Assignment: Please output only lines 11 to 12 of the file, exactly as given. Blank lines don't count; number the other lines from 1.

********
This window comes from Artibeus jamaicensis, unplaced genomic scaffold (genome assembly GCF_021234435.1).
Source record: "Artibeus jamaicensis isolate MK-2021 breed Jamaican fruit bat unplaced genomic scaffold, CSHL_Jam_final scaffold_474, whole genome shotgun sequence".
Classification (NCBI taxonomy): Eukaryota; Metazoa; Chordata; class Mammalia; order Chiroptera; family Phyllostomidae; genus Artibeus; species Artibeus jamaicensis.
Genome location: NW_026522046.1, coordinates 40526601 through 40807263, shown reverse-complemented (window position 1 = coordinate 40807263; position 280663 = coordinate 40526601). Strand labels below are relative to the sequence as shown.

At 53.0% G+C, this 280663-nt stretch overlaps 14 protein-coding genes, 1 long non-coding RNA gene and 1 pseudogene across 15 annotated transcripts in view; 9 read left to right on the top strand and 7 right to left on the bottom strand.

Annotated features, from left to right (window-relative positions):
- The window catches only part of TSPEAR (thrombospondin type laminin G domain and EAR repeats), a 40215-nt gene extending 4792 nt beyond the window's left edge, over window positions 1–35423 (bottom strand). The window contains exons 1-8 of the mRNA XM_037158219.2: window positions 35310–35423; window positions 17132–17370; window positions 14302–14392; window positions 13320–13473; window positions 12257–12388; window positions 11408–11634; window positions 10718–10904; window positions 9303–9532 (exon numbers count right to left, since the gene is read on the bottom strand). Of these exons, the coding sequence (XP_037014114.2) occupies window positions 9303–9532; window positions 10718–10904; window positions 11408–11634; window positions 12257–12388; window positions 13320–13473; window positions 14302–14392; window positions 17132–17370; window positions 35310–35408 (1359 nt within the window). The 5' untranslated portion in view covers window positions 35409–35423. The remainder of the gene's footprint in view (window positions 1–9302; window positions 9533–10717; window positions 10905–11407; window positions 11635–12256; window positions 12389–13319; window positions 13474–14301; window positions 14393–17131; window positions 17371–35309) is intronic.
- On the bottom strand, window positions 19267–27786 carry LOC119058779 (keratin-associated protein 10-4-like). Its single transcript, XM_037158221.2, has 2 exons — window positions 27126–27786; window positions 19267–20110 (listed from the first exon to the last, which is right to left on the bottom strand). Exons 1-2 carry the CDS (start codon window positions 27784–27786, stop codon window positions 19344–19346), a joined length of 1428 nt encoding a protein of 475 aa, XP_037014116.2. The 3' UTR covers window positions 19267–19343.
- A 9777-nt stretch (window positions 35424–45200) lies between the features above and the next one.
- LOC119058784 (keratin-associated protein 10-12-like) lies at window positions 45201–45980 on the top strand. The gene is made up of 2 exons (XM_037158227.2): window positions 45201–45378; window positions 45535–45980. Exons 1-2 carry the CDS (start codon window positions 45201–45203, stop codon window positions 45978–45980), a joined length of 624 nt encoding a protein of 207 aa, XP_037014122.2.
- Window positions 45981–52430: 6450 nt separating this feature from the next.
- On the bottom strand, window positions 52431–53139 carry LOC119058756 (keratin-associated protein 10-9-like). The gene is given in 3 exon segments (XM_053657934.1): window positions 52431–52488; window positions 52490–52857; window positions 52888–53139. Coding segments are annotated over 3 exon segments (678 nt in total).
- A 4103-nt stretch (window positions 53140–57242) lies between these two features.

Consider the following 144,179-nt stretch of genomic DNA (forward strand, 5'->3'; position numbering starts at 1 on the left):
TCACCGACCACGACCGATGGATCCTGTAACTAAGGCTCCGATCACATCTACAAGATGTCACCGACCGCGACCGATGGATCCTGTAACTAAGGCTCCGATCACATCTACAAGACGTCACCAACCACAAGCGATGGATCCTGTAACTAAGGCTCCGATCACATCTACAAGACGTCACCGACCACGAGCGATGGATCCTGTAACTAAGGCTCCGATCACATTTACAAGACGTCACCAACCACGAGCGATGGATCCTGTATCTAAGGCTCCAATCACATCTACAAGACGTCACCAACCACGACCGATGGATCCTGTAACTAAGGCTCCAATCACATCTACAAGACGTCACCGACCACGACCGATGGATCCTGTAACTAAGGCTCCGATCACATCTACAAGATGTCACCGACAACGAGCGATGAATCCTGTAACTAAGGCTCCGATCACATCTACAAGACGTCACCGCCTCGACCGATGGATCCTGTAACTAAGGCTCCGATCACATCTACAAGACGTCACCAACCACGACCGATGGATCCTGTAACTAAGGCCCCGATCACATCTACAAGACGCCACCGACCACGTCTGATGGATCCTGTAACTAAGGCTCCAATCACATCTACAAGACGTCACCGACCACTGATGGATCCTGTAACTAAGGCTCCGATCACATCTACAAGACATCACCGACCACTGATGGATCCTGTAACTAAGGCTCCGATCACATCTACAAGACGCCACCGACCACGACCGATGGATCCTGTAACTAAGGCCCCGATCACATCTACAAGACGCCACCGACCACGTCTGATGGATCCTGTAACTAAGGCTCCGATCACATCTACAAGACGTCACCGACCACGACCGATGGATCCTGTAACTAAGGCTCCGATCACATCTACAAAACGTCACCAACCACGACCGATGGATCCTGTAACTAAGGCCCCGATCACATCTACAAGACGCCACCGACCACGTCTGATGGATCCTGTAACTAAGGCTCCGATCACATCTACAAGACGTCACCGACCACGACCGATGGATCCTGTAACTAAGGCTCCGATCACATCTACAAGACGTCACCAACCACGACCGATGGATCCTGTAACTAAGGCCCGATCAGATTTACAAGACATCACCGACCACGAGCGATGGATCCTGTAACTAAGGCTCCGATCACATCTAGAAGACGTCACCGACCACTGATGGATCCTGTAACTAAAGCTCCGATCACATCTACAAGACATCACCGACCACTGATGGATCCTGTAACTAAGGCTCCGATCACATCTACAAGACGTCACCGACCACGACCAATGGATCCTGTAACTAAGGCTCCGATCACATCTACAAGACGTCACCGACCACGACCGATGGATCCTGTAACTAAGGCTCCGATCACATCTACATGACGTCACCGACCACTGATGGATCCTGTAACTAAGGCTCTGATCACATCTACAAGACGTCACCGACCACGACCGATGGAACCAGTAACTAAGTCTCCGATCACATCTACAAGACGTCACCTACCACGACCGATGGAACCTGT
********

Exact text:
- Window positions 45981–52430: 6450 nt separating this feature from the next.
- On the bottom strand, window positions 52431–53139 carry LOC119058756 (keratin-associated protein 10-9-like). The gene is given in 3 exon segments (XM_053657934.1): window positions 52431–52488; window positions 52490–52857; window positions 52888–53139. Coding segments are annotated over 3 exon segments (678 nt in total).